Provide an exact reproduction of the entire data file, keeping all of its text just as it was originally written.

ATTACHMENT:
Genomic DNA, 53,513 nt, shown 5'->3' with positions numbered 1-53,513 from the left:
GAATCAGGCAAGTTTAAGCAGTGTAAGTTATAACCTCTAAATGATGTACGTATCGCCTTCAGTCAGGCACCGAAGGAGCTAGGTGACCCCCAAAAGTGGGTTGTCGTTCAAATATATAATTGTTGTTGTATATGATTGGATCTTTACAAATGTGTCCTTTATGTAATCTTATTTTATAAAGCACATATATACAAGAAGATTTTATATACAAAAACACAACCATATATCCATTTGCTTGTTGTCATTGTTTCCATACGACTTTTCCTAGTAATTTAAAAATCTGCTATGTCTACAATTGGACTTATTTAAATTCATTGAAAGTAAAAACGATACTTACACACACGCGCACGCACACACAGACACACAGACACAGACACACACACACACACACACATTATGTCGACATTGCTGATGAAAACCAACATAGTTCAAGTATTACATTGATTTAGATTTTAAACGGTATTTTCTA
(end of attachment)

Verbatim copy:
Genomic DNA, 53,513 nt, shown 5'->3' with positions numbered 1-53,513 from the left:
GAATCAGGCAAGTTTAAGCAGTGTAAGTTATAACCTCTAAATGATGTACGTATCGCCTTCAGTCAGGCACCGAAGGAGCTAGGTGACCCCCAAAAGTGGGTTGTCGTTCAAATATATAATTGTTGTTGTATATGATTGGATCTTTACAAATGTGTCCTTTATGTAATCTTATTTTATAAAGCACATATATACAAGAAGATTTTATATACAAAAACACAACCATATATCCATTTGCTTGTTGTCATTGTTTCCATACGACTTTTCCTAGTAATTTAAAAATCTGCTATGTCTACAATTGGACTTATTTAAATTCATTGAAAGTAAAAACGATACTTACACACACGCGCACGCACACACAGACACACAGACACAGACACACACACACACACACACATTATGTCGACATTGCTGATGAAAACCAACATAGTTCAAGTATTACATTGATTTAGATTTTAAACGGTATTTTCTA